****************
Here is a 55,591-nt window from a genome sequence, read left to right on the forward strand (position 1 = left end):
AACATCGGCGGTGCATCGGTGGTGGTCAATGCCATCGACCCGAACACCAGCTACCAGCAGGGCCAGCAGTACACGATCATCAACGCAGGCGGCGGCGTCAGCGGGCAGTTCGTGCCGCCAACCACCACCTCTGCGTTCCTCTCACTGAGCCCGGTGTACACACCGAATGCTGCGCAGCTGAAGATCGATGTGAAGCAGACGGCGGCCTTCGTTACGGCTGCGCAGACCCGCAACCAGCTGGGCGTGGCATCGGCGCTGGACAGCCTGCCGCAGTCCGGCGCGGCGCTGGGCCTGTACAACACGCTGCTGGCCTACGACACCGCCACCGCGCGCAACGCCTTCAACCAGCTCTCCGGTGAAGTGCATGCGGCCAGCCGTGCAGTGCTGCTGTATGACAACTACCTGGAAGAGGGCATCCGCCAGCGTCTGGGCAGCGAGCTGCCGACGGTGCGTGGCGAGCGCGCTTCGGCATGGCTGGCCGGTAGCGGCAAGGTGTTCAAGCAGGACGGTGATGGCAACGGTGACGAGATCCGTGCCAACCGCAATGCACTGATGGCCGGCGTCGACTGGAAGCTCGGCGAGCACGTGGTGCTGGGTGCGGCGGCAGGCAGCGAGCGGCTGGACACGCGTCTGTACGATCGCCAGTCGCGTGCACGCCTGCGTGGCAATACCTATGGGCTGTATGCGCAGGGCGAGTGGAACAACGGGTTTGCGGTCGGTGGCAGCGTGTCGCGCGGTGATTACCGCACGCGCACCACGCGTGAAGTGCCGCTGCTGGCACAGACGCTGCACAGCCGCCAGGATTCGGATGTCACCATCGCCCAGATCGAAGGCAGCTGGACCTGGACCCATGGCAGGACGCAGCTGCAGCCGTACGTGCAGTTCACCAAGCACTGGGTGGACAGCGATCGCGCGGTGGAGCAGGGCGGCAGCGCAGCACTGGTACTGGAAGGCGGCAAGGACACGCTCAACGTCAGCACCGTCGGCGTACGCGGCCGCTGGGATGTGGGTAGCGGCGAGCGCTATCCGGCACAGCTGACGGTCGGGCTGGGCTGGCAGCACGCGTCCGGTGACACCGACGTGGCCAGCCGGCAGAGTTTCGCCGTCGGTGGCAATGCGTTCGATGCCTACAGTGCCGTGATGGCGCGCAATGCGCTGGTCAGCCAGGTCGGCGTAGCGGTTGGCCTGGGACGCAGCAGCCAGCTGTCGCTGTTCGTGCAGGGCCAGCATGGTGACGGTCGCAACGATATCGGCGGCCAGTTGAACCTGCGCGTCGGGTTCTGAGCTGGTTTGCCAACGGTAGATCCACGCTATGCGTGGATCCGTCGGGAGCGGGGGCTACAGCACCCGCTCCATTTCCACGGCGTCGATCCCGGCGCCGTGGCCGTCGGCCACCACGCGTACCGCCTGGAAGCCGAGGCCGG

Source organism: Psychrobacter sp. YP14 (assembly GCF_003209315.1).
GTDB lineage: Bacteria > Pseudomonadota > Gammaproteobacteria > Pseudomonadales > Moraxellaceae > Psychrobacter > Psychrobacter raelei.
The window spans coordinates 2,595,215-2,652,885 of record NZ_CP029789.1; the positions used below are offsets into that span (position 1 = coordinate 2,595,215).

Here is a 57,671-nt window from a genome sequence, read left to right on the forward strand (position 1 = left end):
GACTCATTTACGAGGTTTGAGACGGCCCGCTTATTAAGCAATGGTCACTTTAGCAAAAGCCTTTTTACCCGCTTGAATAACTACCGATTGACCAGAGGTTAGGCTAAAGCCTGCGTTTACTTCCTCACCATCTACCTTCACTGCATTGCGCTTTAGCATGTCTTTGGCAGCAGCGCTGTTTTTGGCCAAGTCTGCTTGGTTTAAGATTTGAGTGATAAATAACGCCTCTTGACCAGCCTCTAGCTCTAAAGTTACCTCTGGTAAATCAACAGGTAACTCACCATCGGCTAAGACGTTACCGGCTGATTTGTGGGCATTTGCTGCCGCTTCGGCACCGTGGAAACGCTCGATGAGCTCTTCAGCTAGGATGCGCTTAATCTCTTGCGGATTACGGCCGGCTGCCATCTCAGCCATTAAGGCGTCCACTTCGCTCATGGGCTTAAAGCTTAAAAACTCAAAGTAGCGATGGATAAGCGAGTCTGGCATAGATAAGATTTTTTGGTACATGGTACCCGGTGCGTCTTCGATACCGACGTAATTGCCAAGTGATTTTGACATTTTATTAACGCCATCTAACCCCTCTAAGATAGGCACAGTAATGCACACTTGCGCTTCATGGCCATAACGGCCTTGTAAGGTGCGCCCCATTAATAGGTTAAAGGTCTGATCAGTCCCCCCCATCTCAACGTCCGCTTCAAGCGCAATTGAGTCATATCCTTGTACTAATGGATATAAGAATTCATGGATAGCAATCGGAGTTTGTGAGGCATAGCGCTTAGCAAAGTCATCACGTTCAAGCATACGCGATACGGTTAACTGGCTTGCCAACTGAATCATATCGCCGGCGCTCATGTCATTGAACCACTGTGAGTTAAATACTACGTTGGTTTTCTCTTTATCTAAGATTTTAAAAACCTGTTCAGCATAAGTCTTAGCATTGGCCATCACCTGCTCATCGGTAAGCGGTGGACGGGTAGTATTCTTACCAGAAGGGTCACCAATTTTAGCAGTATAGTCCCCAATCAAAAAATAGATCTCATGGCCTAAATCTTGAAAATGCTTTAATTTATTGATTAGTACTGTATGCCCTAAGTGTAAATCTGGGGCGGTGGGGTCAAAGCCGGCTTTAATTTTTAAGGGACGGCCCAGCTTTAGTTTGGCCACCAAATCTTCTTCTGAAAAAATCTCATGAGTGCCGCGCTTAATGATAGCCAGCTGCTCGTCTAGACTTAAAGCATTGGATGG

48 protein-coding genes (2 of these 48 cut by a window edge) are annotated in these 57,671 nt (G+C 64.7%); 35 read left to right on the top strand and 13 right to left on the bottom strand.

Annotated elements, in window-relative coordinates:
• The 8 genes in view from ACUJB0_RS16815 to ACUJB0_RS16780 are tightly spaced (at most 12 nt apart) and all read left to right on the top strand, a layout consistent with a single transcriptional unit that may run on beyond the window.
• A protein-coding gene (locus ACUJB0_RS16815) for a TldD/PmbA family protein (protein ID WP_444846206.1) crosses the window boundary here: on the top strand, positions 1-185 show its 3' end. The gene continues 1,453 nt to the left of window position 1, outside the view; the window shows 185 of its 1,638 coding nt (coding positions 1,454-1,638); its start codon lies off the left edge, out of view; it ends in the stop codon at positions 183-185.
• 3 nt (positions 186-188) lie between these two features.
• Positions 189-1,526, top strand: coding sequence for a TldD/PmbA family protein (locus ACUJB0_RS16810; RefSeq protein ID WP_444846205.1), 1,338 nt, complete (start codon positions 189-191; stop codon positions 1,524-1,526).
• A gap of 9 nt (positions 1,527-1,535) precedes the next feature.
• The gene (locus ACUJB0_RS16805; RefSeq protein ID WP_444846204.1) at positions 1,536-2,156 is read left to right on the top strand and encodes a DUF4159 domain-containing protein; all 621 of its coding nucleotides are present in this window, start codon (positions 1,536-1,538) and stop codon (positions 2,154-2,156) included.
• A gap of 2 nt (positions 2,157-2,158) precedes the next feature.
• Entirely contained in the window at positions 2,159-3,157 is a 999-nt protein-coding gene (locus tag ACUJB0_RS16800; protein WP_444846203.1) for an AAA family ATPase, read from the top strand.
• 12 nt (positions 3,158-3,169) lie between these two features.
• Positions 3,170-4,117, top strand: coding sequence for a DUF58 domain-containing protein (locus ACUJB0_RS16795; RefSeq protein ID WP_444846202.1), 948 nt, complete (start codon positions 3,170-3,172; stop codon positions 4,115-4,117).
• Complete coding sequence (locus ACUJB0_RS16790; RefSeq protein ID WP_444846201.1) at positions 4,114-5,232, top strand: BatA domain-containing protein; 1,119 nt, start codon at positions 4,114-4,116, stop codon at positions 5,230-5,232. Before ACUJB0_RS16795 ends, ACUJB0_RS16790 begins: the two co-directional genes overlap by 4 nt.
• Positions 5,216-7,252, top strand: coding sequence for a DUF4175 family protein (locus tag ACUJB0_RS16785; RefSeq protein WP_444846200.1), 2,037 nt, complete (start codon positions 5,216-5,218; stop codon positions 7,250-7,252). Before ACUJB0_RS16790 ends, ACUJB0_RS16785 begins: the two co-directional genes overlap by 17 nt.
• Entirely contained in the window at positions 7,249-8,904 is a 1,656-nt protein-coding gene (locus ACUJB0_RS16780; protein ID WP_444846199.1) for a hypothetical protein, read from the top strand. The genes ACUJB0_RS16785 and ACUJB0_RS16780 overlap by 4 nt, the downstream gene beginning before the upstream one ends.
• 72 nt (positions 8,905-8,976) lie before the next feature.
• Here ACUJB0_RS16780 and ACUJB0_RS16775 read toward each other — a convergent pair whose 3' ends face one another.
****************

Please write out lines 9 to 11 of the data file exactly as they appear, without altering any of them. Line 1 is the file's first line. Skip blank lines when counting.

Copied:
Annotated elements, in window-relative coordinates:
• The 8 genes in view from ACUJB0_RS16815 to ACUJB0_RS16780 are tightly spaced (at most 12 nt apart) and all read left to right on the top strand, a layout consistent with a single transcriptional unit that may run on beyond the window.
• A protein-coding gene (locus ACUJB0_RS16815) for a TldD/PmbA family protein (protein ID WP_444846206.1) crosses the window boundary here: on the top strand, positions 1-185 show its 3' end. The gene continues 1,453 nt to the left of window position 1, outside the view; the window shows 185 of its 1,638 coding nt (coding positions 1,454-1,638); its start codon lies off the left edge, out of view; it ends in the stop codon at positions 183-185.